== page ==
What’s the Volatility of Mining Stocks in May 2017?
Mining stock technicals
There are a few technical indicators we have to consider when analyzing the performance of mining stocks. The direction that these technical numbers follow can be useful in determining potential price changes in an asset. We’ll look at 14-day RSI (relative strength index) scores and implied volatility in this article.
Interested in AEM? Don't miss the next report.
Receive e-mail alerts for new research on AEM
The iShares Gold Trust (IAU) and the iShares Silver Trust (SLV) have risen 1.4% and 4.1%, respectively, on a five-day-trailing basis. Most of the time, the volatility of mining funds is higher than that of metal-based funds.
The fall during the past few months negatively affected mining stocks and funds. However, the last week was good, as most miners saw a revival.
Call implied volatility takes into account the changes in an asset’s price due to variations in the price of its call option. During times of global and economic turbulence, volatility typically rises.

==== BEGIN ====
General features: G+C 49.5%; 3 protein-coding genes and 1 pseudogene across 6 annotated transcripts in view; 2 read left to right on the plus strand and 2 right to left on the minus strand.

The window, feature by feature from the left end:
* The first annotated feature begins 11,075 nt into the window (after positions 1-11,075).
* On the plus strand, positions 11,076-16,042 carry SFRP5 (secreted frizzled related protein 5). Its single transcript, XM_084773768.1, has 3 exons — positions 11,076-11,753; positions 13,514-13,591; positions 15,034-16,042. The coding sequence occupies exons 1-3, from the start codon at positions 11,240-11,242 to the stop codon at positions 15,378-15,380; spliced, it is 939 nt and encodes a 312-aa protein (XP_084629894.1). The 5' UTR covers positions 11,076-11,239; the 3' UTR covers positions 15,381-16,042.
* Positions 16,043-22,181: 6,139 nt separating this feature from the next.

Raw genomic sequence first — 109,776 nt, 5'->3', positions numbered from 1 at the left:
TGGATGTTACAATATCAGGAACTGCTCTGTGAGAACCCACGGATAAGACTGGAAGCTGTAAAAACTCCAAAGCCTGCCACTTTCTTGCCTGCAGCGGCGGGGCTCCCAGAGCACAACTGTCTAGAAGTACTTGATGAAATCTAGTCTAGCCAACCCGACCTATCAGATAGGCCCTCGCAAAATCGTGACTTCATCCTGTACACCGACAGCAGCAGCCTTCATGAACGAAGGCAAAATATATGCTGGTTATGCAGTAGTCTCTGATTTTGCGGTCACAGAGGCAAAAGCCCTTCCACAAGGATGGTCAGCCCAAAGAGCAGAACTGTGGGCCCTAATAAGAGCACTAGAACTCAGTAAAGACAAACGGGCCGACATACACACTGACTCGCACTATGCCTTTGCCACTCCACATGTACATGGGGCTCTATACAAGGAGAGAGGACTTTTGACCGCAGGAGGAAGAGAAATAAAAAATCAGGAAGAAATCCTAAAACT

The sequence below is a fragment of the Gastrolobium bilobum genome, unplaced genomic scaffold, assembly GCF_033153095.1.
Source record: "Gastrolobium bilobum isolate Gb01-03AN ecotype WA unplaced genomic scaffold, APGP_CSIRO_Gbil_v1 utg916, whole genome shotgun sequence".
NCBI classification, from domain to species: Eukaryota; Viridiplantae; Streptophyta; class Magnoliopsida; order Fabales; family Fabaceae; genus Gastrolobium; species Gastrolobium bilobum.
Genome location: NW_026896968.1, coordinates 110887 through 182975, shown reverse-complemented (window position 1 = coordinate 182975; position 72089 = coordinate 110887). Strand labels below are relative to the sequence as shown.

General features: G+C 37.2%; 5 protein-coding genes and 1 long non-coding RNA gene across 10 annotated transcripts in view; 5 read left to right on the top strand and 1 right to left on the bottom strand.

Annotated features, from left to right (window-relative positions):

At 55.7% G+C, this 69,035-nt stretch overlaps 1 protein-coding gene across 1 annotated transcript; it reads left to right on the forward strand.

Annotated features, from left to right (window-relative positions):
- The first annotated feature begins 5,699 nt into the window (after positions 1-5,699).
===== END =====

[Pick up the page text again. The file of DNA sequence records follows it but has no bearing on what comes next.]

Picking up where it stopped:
On May 16, 2017, the implied volatilities of Royal Gold (RGLD), Coeur Mining (CDE), Agnico Eagle (AEM), and IAMGOLD (IAG) stood at 27.2%, 49.4%, 30.8%, and 44.7%, respectively. Mining companies’ volatilities are often higher than precious metals’ volatilities.
A 14-day RSI score above 70 suggests that a stock price may fall, whereas a score below 30 suggests that a stock price may rise. The RSI levels of the four mining giants mentioned above have all increased due to their higher stock prices.
Royal Gold, Coeur Mining, Agnico Eagle, and IAMGOLD have RSI scores of 71.4, 60, 64.1, and 58.2, respectively. These RSI scores have recovered along with the respective companies’ stock prices.
For ongoing updates on this industry, keep checking in with Market Realist’s Metals and Mining page.